That one in four visitors to Nepal go trekking should say something about the popularity of this activity in the Himalayan country. Most treks go through altitudes between 1,000 and 4,000 meters, while some popular parts reach over 5,000 meters. It’s not only the stunning landscapes on the trail that captivate the trekkers but also the people from different ethnic groups with whom they meet on the way – a rare opportunity to experience Nepal’s rich cultural diversity. And what better way than walking to see and experience it.
The most popular trekking routes have traditionally been the Everest, Annapurna and Langtang regions. But now the Kanchenjungha in the extreme east and Dolpo in northwest Nepal are gaining ground as new popular destinations. More recently, the government has developed a number of heritage trails in different parts of the country where you can combine a trek with a peek into the cultures of the local communities. And for those with the time and the stamina, there is The Great Himalayan Trail that stretches 1,700 km from Kanchenjungha in the east to Humla in the west – a trek that will take months to accomplish.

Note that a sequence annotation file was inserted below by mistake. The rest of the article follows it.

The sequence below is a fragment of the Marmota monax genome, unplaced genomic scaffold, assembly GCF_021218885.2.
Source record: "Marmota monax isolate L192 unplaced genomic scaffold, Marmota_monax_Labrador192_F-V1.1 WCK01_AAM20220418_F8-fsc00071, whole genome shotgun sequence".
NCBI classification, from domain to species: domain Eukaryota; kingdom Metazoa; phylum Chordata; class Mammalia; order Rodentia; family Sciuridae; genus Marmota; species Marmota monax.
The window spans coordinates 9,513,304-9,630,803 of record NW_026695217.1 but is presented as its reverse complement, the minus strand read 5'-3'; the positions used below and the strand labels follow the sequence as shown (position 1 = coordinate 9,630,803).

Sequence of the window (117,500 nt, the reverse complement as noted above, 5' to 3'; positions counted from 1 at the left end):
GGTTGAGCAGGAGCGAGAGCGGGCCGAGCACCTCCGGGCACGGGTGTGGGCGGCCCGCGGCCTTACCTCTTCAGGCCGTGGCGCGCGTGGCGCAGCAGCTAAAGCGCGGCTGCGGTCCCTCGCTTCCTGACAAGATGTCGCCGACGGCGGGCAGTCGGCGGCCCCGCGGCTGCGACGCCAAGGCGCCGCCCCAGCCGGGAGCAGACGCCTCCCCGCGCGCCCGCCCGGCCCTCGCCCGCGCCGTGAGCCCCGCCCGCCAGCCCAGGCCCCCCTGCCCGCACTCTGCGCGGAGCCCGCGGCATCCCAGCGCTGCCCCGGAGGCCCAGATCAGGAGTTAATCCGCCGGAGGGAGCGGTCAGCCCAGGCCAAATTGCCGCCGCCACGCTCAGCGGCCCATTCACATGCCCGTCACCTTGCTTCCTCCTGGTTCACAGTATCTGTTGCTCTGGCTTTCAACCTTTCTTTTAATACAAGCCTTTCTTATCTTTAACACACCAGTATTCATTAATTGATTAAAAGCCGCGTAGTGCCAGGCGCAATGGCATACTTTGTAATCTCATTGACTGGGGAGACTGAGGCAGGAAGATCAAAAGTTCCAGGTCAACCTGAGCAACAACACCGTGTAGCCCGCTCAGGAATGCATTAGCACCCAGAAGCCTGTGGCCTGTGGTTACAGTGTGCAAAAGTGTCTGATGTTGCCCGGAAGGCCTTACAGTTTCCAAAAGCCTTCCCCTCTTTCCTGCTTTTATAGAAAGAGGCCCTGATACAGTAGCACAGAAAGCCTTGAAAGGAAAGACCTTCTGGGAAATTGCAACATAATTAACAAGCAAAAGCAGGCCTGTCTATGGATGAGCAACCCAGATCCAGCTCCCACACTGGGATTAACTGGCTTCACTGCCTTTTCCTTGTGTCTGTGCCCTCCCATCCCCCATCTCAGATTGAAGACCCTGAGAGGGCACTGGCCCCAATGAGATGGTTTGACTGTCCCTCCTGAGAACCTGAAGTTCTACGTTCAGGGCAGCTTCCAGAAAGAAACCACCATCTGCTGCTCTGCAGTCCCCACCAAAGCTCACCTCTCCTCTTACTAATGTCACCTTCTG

All trekkers are required to obtain the TIMS card before embarking on their trip. To trek in protected areas region one must acquire the entry permit by paying Entry Fees to enter the particular National Park or Protected Area. To get access to the areas restricted by the Government of Nepal, one must acquire the Trekking Permit to the area.
Please click for information on: TIMS card, ENTRANCE FEES TO NATIONAL PARKS and Trekking Permit to Restricted Areas.
@Nepal Tourism Board: http://welcomenepal.com/promotional/tourist-activities/trekking/